9:30 a.m., Milne Dam Conservation Park lionswalk.org

Oct.

1

Angus Glen Summer Five Miler Angus Glen Golf Club angusglenrunningseries.com

Celebrate the summer with an evening race including after-race party with dinner and entertainment.

Would you like to host a fundraising event? Whether a barbecue, golf tournament or dance - no event is too big or too small. EVERY DOLLAR COUNTS. To find out more, visit mshf.on.ca or contact Madeline Cuadra at mcuadra@msh.on.ca or 905-472-7373 ext. 6970. 32 www.mshf.on.ca

4th Annual Hockey Night in Stouffville 4:30 p.m. tailgate, 7 p.m. game begins, Stouffville Arena paulcalandra.com

An exciting night of hockey with current and former NHL stars, Olympians, community leaders, local politicians and minor hockey teams hosted by Paul Calandra, MP, Oak Ridges-Markham.

10th Annual Culinary Golf Classic Angus Glen Golf Club

This esteemed tournament mixes together top chefs, fabulous wines and one great golf course to provide a one-of-a-kind experience. To book your foursome, contact 905-887-0090 ext. 237 or kwayling@angusglen.com.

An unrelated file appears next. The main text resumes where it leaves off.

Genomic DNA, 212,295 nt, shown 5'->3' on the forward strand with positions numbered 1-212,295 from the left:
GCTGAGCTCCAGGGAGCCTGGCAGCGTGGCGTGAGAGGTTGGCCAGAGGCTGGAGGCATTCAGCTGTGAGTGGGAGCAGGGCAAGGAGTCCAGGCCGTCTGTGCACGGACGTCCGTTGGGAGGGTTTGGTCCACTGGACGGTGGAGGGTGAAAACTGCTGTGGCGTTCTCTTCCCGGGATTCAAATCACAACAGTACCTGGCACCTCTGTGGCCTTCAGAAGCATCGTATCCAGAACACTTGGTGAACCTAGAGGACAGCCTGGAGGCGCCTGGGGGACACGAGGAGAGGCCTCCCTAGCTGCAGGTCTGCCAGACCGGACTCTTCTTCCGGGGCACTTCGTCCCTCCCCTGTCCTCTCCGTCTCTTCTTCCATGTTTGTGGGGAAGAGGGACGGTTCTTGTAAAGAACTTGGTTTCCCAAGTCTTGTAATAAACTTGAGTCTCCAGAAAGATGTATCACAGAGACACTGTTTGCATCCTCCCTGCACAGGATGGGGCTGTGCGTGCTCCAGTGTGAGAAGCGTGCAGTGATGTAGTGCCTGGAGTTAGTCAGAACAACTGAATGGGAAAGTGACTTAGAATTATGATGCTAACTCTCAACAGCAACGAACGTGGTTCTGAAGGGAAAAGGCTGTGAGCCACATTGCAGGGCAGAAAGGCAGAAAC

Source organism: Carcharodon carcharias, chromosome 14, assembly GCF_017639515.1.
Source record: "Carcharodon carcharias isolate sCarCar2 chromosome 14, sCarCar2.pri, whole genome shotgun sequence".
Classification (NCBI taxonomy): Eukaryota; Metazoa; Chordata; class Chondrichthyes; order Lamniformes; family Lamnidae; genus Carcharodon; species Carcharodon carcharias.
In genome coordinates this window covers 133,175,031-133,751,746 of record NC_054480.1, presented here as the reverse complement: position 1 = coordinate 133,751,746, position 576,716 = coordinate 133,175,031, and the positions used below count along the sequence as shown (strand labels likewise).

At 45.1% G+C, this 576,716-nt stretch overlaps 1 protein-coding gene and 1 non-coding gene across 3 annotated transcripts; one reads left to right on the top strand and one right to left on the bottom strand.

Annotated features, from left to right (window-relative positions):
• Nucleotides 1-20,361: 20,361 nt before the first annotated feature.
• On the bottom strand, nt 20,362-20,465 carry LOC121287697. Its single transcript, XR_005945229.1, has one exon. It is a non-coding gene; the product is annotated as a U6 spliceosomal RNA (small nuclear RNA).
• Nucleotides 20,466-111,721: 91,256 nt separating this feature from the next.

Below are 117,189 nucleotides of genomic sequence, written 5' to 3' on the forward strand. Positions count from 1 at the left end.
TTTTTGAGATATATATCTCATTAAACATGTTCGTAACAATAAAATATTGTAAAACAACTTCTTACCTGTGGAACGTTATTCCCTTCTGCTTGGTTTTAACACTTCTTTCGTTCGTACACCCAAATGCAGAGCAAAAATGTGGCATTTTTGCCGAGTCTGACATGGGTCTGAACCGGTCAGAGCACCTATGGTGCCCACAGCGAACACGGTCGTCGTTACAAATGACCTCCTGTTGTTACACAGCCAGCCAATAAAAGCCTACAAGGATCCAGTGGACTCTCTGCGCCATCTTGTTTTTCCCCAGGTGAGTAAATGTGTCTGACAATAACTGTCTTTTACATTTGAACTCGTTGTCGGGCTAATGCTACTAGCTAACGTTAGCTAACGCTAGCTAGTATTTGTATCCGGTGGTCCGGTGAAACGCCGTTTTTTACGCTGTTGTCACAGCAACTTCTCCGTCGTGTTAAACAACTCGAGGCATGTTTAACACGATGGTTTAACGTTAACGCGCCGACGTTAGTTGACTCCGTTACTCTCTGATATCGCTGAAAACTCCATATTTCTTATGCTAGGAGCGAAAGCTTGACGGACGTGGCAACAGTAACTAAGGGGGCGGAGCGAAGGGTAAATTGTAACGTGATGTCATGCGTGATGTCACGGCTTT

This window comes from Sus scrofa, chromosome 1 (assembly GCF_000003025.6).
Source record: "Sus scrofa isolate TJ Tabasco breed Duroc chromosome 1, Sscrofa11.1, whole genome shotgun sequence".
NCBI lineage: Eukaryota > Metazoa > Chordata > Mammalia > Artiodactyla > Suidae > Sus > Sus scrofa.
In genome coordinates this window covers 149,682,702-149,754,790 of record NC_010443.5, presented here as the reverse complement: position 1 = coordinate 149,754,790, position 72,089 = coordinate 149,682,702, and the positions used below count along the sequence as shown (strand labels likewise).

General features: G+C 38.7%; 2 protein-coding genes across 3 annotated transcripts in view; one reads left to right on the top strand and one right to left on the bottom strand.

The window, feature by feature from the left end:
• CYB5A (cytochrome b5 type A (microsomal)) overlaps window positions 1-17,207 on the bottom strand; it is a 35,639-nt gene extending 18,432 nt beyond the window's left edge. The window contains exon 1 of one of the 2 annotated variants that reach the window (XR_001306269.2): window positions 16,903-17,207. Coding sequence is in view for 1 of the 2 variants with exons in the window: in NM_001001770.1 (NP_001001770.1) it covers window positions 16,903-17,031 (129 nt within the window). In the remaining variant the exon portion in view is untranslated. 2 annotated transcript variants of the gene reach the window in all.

STORIES.

DAVID STRESSED HE WAS TOO YOUNG FOR HEART FAILURE. NOW HE STRESSES THE NEED FOR NEW BEDS. It started with a tingling sensation in his arms. Then, David almost passed out in an elevator. Running through Pearson Airport, he couldn’t breathe and knew it was serious. Dr. Minkowitz got to the heart of the matter. The doctor persistently investigated beyond these mild symptoms and ultimately discovered a major blockage and recommended a quadruple bypass. David was 45 years old. With outstanding care and support at MSH, he made a full recovery and has returned to his active life. Naturally, his heart is in MSH and he’s an enthusiastic supporter of our Buy a Bed campaign. Government does not fund all new equipment and expansion needs at the hospital. And your support has a huge impact on the lives of others. Buy a Bed. Be a Life Saver.

PLEASE GIVE:

| BedsSaveLives.com

905-472-7373 x 6341 | mshfoundation@msh.on.ca

33 www.mshf.on.ca

OUR COMMITMENT TO YOU: The Markham Stouffville Hospital Foundation respects your privacy. We keep personal information confidential and will never trade, sell or lease your information. For more information contact us at 905.472.7373 ext. 6341 or mshfoundation@msh.on.ca Charitable registration No: 13064 3620 RR0001

REAL LIVES. REAL PEOPLE . REAL


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Healthy Together Summer 2014